If you already have an estate plan in place, you probably know that it requires occasional updates based on life events. This includes things like marriage, new children and grandchildren, the death of beneficiaries and divorce.
If you’re considering or preparing for divorce, it’s crucial to understand what changes you’ll need to make to your estate plan and when. State laws on this vary, so you’ll want to know how Pennsylvania law works.
Likely, your soon-to-be ex is designated to inherit most, if not all, of your estate – and vice versa. Pennsylvania law states that if there’s a “divorce or pending divorce,” after someone has made their will, “Any provision…in favor of or relating to the testator’s spouse shall become ineffective for all purposes unless it appears from the will that the provision was intended to survive a divorce….”
Instead of assuming that your ex will no longer inherit anything, however, it’s best to review your will to ensure that there’s nothing in it that indicates the inheritance provision was “intended to survive a divorce.”
Further, you’ll want to clearly designate how you now want your assets to be divided (among adult children, to other family members, to charities and so on). If you still want your ex to inherit a portion of your estate (or if that’s a stipulation of your divorce agreement), you’ll need to codify it.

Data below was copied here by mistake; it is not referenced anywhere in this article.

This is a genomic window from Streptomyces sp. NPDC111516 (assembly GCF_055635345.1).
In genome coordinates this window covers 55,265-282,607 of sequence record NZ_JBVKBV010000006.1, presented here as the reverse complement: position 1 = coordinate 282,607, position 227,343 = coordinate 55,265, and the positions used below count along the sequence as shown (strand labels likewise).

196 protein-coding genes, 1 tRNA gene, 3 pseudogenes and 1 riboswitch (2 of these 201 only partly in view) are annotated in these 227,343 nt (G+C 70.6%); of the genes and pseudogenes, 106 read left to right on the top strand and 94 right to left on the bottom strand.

Powers of attorney
Most people give their spouse power of attorney (POA) over their health care and finances should they become incapacitated and unable to speak for themselves or handle their own affairs. Pennsylvania law states that “the designation of the spouse as agent shall be revoked as of the time the action was filed, unless it appears from the power of attorney that the designation was intended to survive such an event.” Note that this is effective once either spouse files for divorce.
Maybe you still trust and respect your ex enough to want them to have health care and financial POA. If that’s the case, you should make sure that’s clearly stated in your estate plan documents.
These are just two things to look at in your estate plan as you divorce. You probably will need to update your assets and their beneficiaries since you’ll likely transfer or sell some of them. It’s wise to go through the plan thoroughly with an experienced estate planning professional (and to encourage your soon-to-be ex to do the same). An up-to-date estate plan is especially crucial once you’re a single person again.